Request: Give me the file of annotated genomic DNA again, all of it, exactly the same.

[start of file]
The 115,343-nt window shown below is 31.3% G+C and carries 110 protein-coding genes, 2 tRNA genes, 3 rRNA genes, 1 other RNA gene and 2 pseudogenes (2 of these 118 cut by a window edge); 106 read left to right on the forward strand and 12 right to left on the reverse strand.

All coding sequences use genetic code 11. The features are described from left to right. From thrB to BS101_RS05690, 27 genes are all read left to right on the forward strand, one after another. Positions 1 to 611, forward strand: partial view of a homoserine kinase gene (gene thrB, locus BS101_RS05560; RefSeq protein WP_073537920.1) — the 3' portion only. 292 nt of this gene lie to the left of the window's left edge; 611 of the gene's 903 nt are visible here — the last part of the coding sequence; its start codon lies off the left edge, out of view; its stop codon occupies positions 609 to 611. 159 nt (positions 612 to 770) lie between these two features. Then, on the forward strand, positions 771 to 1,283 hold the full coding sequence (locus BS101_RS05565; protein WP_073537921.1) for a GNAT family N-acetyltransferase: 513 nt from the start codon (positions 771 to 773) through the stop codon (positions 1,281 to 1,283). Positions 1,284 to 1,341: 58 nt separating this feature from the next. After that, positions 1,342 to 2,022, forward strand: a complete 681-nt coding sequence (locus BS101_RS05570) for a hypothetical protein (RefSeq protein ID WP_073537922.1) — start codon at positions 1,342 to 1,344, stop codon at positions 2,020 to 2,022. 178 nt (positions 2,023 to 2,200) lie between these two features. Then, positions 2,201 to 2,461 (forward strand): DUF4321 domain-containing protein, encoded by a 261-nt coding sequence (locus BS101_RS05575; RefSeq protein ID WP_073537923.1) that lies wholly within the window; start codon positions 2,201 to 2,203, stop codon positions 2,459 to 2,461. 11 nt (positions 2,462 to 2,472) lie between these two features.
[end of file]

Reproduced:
The 115,343-nt window shown below is 31.3% G+C and carries 110 protein-coding genes, 2 tRNA genes, 3 rRNA genes, 1 other RNA gene and 2 pseudogenes (2 of these 118 cut by a window edge); 106 read left to right on the forward strand and 12 right to left on the reverse strand.

All coding sequences use genetic code 11. The features are described from left to right. From thrB to BS101_RS05690, 27 genes are all read left to right on the forward strand, one after another. Positions 1 to 611, forward strand: partial view of a homoserine kinase gene (gene thrB, locus BS101_RS05560; RefSeq protein WP_073537920.1) — the 3' portion only. 292 nt of this gene lie to the left of the window's left edge; 611 of the gene's 903 nt are visible here — the last part of the coding sequence; its start codon lies off the left edge, out of view; its stop codon occupies positions 609 to 611. 159 nt (positions 612 to 770) lie between these two features. Then, on the forward strand, positions 771 to 1,283 hold the full coding sequence (locus BS101_RS05565; protein WP_073537921.1) for a GNAT family N-acetyltransferase: 513 nt from the start codon (positions 771 to 773) through the stop codon (positions 1,281 to 1,283). Positions 1,284 to 1,341: 58 nt separating this feature from the next. After that, positions 1,342 to 2,022, forward strand: a complete 681-nt coding sequence (locus BS101_RS05570) for a hypothetical protein (RefSeq protein ID WP_073537922.1) — start codon at positions 1,342 to 1,344, stop codon at positions 2,020 to 2,022. 178 nt (positions 2,023 to 2,200) lie between these two features. Then, positions 2,201 to 2,461 (forward strand): DUF4321 domain-containing protein, encoded by a 261-nt coding sequence (locus BS101_RS05575; RefSeq protein ID WP_073537923.1) that lies wholly within the window; start codon positions 2,201 to 2,203, stop codon positions 2,459 to 2,461. 11 nt (positions 2,462 to 2,472) lie between these two features.